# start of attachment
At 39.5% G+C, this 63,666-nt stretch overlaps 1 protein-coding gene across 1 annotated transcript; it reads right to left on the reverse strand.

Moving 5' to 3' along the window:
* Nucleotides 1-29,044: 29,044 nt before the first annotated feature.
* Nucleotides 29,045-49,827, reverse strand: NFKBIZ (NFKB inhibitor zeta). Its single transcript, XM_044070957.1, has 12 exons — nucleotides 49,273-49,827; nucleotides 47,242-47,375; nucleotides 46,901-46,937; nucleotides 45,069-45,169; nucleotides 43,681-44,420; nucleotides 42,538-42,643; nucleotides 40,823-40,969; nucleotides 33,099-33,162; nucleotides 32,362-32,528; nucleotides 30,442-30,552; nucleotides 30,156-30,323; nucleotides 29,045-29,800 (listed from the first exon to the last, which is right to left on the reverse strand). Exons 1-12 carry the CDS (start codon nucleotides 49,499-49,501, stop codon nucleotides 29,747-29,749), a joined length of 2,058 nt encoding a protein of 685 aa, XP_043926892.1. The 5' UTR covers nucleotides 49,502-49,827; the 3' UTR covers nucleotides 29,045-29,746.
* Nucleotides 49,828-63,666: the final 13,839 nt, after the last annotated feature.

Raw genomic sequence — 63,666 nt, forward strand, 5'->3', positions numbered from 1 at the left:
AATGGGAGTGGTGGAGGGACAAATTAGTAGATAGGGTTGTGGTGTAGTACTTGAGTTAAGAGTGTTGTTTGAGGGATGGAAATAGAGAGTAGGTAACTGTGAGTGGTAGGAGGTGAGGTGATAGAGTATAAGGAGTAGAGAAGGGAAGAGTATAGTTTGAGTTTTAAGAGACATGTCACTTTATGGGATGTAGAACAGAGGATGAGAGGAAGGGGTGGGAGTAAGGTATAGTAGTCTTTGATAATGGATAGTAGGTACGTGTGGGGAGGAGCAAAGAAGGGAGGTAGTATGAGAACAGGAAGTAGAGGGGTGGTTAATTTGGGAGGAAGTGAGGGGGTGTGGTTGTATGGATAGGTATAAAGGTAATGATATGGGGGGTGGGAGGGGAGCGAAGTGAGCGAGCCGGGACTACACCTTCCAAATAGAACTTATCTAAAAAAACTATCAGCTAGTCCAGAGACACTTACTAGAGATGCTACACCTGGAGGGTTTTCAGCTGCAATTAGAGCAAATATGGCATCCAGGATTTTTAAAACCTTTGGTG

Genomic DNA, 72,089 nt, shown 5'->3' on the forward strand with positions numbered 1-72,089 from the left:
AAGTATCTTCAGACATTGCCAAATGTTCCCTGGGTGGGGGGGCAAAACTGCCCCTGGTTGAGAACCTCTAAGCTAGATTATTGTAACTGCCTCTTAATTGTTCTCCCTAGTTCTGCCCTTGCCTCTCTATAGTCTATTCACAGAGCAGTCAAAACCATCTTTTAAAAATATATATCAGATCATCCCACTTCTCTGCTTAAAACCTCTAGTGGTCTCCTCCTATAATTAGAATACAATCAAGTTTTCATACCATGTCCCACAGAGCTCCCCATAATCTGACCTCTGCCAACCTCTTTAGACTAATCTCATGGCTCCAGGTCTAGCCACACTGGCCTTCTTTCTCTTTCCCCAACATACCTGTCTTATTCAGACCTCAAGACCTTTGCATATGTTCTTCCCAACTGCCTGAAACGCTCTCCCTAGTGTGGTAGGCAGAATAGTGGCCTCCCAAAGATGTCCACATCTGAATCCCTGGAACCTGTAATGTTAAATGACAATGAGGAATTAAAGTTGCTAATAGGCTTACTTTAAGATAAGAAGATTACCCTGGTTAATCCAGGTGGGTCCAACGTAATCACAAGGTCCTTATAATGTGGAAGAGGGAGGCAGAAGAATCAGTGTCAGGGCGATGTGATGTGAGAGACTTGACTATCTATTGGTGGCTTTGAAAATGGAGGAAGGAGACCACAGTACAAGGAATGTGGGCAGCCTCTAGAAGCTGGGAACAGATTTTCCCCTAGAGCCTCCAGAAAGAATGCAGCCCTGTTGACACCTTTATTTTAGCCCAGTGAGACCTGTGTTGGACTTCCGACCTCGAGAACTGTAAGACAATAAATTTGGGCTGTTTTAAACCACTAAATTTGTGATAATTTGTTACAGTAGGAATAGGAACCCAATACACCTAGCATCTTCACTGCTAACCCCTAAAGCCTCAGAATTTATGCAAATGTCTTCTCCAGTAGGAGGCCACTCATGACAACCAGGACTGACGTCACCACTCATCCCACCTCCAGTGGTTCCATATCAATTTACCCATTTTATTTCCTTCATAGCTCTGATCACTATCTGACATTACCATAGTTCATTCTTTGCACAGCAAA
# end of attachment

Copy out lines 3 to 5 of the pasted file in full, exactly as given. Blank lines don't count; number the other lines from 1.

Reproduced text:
* Nucleotides 1-29,044: 29,044 nt before the first annotated feature.
* Nucleotides 29,045-49,827, reverse strand: NFKBIZ (NFKB inhibitor zeta). Its single transcript, XM_044070957.1, has 12 exons — nucleotides 49,273-49,827; nucleotides 47,242-47,375; nucleotides 46,901-46,937; nucleotides 45,069-45,169; nucleotides 43,681-44,420; nucleotides 42,538-42,643; nucleotides 40,823-40,969; nucleotides 33,099-33,162; nucleotides 32,362-32,528; nucleotides 30,442-30,552; nucleotides 30,156-30,323; nucleotides 29,045-29,800 (listed from the first exon to the last, which is right to left on the reverse strand). Exons 1-12 carry the CDS (start codon nucleotides 49,499-49,501, stop codon nucleotides 29,747-29,749), a joined length of 2,058 nt encoding a protein of 685 aa, XP_043926892.1. The 5' UTR covers nucleotides 49,502-49,827; the 3' UTR covers nucleotides 29,045-29,746.
* Nucleotides 49,828-63,666: the final 13,839 nt, after the last annotated feature.